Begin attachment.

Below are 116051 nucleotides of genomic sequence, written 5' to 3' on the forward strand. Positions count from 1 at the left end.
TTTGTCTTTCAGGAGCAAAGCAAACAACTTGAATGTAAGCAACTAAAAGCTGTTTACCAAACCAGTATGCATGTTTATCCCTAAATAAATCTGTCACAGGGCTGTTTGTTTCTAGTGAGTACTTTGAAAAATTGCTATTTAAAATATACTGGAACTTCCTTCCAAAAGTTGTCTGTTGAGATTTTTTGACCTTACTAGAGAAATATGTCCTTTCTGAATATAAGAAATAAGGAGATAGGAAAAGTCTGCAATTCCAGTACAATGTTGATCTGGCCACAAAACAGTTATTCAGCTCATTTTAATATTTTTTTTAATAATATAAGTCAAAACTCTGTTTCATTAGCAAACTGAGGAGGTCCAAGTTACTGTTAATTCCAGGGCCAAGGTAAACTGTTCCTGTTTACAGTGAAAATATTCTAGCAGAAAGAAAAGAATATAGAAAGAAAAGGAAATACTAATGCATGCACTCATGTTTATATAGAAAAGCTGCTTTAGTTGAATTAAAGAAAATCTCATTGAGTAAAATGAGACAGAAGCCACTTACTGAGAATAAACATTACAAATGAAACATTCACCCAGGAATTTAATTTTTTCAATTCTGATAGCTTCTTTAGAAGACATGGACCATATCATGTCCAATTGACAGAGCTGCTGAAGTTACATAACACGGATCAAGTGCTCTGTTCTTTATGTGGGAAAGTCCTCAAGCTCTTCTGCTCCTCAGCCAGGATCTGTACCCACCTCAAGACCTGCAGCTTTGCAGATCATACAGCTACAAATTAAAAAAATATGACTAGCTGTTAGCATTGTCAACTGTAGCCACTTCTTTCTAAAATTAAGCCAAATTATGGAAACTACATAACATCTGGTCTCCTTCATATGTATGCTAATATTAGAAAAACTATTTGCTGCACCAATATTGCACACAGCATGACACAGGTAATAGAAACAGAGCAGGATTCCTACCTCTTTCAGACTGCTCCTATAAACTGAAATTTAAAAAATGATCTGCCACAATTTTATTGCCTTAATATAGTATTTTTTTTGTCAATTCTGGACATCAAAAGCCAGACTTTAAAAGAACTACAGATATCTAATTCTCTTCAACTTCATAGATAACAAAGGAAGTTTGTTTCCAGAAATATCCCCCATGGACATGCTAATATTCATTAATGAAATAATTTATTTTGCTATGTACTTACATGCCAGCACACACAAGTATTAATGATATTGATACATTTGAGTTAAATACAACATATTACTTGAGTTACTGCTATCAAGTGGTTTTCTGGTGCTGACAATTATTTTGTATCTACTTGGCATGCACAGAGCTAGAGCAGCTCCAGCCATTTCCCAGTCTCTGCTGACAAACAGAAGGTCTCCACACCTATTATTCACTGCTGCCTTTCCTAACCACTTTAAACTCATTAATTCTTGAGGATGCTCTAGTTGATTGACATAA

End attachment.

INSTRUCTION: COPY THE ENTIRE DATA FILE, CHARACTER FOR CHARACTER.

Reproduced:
Below are 116051 nucleotides of genomic sequence, written 5' to 3' on the forward strand. Positions count from 1 at the left end.
TTTGTCTTTCAGGAGCAAAGCAAACAACTTGAATGTAAGCAACTAAAAGCTGTTTACCAAACCAGTATGCATGTTTATCCCTAAATAAATCTGTCACAGGGCTGTTTGTTTCTAGTGAGTACTTTGAAAAATTGCTATTTAAAATATACTGGAACTTCCTTCCAAAAGTTGTCTGTTGAGATTTTTTGACCTTACTAGAGAAATATGTCCTTTCTGAATATAAGAAATAAGGAGATAGGAAAAGTCTGCAATTCCAGTACAATGTTGATCTGGCCACAAAACAGTTATTCAGCTCATTTTAATATTTTTTTTAATAATATAAGTCAAAACTCTGTTTCATTAGCAAACTGAGGAGGTCCAAGTTACTGTTAATTCCAGGGCCAAGGTAAACTGTTCCTGTTTACAGTGAAAATATTCTAGCAGAAAGAAAAGAATATAGAAAGAAAAGGAAATACTAATGCATGCACTCATGTTTATATAGAAAAGCTGCTTTAGTTGAATTAAAGAAAATCTCATTGAGTAAAATGAGACAGAAGCCACTTACTGAGAATAAACATTACAAATGAAACATTCACCCAGGAATTTAATTTTTTCAATTCTGATAGCTTCTTTAGAAGACATGGACCATATCATGTCCAATTGACAGAGCTGCTGAAGTTACATAACACGGATCAAGTGCTCTGTTCTTTATGTGGGAAAGTCCTCAAGCTCTTCTGCTCCTCAGCCAGGATCTGTACCCACCTCAAGACCTGCAGCTTTGCAGATCATACAGCTACAAATTAAAAAAATATGACTAGCTGTTAGCATTGTCAACTGTAGCCACTTCTTTCTAAAATTAAGCCAAATTATGGAAACTACATAACATCTGGTCTCCTTCATATGTATGCTAATATTAGAAAAACTATTTGCTGCACCAATATTGCACACAGCATGACACAGGTAATAGAAACAGAGCAGGATTCCTACCTCTTTCAGACTGCTCCTATAAACTGAAATTTAAAAAATGATCTGCCACAATTTTATTGCCTTAATATAGTATTTTTTTTGTCAATTCTGGACATCAAAAGCCAGACTTTAAAAGAACTACAGATATCTAATTCTCTTCAACTTCATAGATAACAAAGGAAGTTTGTTTCCAGAAATATCCCCCATGGACATGCTAATATTCATTAATGAAATAATTTATTTTGCTATGTACTTACATGCCAGCACACACAAGTATTAATGATATTGATACATTTGAGTTAAATACAACATATTACTTGAGTTACTGCTATCAAGTGGTTTTCTGGTGCTGACAATTATTTTGTATCTACTTGGCATGCACAGAGCTAGAGCAGCTCCAGCCATTTCCCAGTCTCTGCTGACAAACAGAAGGTCTCCACACCTATTATTCACTGCTGCCTTTCCTAACCACTTTAAACTCATTAATTCTTGAGGATGCTCTAGTTGATTGACATAA